using the virtual work method..-T(1+sin(thetha))x2 + Tx1=0. Differentiating this constraint equation we get the relation v2(1+sin(thetha))=v1. (x2 is wedge's displacement and x1 is the block's displacement)

Another way to derive the relation is by using the fact that work done by tension is zero (by newton's third law). We get \(\sum\)T.s=0 . Differentiating we get, \(\sum\)T.v=0

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## Comments

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TopNewestLet \(L\) be the length of the string and \(H\) be the height difference between the pulleys.

Let \(x\) be the length of the horizontal piece of string and \(y\) be the length of the vertical piece of string.

The slanted piece of string has length \(L-x-y = \sqrt{x^2+H^2}\). Thus, \((L-x-y)^2 = x^2+H^2\).

Differentiation yields: \(2(L-x-y)\left(-\dfrac{dx}{dt}-\dfrac{dy}{dt}\right) = 2x \dfrac{dx}{dt}\).

By definition, \(\dfrac{dx}{dt} = -v_2\) and \(\dfrac{dy}{dt} = v_1\). Using trigonometry \(x = H\tan \theta\) and \(L-x-y = H\sec \theta\).

Therefore, \(2H\sec\theta \cdot (v_2 - v_1) = 2H\tan\theta \cdot (-v_2)\). Solving yields \(v_1 = v_2(1+\sin \theta)\).

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Awesome Solution Dude...!!!

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Wow! Good job Jimmy!

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using the virtual work method..-T(1+sin(thetha))x2 + Tx1=0. Differentiating this constraint equation we get the relation v2(1+sin(thetha))=v1. (x2 is wedge's displacement and x1 is the block's displacement)

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Another way to derive the relation is by using the fact that work done by tension is zero (by newton's third law). We get \(\sum\)T.s=0 . Differentiating we get, \(\sum\)T.v=0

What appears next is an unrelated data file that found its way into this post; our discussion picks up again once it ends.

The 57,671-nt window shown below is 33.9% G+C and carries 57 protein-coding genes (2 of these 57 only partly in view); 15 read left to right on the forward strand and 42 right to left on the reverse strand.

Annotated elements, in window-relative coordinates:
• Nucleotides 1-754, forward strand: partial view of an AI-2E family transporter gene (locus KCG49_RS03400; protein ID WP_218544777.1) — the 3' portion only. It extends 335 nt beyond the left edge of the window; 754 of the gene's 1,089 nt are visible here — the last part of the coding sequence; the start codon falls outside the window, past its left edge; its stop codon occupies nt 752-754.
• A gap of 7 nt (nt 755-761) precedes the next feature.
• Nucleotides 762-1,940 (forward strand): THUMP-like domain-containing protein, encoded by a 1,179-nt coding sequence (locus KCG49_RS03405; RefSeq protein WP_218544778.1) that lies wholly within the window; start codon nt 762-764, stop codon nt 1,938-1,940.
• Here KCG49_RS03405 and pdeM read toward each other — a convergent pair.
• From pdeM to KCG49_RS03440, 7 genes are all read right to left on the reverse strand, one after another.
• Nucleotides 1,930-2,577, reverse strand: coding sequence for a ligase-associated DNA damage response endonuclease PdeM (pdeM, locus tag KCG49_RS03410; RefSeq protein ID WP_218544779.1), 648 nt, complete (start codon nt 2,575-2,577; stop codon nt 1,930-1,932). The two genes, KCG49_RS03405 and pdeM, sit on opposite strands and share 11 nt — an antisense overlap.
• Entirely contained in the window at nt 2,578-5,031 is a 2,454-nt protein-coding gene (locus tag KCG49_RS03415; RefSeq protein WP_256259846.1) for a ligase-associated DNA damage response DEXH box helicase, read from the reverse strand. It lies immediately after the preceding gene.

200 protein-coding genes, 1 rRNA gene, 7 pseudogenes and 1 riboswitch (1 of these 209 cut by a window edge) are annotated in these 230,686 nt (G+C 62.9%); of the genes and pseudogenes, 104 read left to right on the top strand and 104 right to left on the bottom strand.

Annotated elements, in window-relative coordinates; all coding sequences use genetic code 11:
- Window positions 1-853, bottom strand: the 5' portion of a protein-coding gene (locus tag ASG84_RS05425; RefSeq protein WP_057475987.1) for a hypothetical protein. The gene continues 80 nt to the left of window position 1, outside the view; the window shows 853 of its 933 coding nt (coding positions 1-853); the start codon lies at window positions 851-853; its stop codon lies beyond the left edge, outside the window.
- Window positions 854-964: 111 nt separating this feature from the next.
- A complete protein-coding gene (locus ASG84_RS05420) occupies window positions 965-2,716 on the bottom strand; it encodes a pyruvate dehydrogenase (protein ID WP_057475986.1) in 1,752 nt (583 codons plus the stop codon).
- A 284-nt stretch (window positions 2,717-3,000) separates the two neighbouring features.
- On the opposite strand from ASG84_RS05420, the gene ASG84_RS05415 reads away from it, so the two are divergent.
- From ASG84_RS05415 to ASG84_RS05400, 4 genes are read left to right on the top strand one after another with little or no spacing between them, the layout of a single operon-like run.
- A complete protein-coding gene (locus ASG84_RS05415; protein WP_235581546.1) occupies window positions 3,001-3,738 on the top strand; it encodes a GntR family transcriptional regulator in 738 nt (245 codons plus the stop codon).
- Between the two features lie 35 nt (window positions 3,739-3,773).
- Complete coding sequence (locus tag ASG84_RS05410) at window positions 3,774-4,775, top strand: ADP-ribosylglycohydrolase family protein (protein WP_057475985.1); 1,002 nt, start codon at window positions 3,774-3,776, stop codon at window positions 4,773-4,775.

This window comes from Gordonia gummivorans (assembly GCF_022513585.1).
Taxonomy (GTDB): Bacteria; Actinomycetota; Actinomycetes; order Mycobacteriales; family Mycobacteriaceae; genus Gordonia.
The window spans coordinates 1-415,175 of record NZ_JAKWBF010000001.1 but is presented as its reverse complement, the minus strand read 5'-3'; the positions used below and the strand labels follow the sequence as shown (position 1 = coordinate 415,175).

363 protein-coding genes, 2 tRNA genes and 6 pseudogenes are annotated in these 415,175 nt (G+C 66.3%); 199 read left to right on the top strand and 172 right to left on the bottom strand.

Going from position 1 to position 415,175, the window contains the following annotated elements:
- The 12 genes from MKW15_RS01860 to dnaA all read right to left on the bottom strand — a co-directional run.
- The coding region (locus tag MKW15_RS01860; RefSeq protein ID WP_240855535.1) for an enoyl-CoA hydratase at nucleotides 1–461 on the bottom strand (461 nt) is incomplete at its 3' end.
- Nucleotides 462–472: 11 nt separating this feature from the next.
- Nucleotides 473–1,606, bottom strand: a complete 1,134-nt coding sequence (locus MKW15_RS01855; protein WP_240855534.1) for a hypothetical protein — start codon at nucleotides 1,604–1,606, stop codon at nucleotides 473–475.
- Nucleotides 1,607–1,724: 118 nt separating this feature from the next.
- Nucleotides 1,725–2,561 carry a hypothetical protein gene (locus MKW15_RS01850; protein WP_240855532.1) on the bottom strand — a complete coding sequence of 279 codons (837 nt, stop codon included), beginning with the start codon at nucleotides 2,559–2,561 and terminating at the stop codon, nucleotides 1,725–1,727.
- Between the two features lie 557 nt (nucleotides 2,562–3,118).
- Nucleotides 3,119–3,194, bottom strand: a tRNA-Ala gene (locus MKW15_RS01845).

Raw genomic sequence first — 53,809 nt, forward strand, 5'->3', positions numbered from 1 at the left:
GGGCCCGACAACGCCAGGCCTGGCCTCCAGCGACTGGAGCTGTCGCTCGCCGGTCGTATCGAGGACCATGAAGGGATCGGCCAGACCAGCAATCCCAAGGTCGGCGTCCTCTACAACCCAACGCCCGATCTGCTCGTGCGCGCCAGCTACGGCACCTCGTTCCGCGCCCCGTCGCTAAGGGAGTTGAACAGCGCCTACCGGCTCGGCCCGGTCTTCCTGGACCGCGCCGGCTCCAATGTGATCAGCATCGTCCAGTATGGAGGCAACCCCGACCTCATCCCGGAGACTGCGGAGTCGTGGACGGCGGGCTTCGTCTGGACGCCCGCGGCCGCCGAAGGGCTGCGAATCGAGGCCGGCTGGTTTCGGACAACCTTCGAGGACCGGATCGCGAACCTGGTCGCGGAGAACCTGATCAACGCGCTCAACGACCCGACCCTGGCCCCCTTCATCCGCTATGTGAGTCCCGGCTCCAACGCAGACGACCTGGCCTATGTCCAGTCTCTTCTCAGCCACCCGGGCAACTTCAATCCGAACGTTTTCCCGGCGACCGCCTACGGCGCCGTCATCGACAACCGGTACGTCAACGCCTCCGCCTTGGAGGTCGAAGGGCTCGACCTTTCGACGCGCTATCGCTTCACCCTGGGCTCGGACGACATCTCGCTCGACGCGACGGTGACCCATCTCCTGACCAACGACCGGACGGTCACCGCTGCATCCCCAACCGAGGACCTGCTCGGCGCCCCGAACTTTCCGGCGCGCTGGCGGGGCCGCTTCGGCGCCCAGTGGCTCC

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constraint relations

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xdx=ldL sinθ=dL/dx sinθ+1=(dL+dx)/dx sinθ+1=V1/V2

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concept behind the problem is use of constraint motion

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v1/(1+sinθ)=v2 I think so!!!

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\(v_2(1+\sin\theta)=v_1\sin\theta\)

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is the velocity v1 with respect to wedge or with respect to ground?

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won't it also be in terms of the masses of the two objects? (determining their acceleration from the tension in the thread and gravity)

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nope ..masses aren't needed..

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Does \(\theta\) stay constant? My guess is no, but I can't tell for certain from the diagram.

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Yes , \( \theta \) will definitely not remain the same . \( \theta \) would gradually decrease .

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use the concept that length on the thread remains constant. :)

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i think \(v_1\)=\(v_2\)\(cos\theta\) Not pretty sure but still..i think..

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no .. it isn't the right ans

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My guess... it's "v1 = v2 + v2*sin(theta)". Is that right?

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is it a guess or something else??

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More than a guess. I have used logic but might be wrong.

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by constrain relation,v2=v1tan theta

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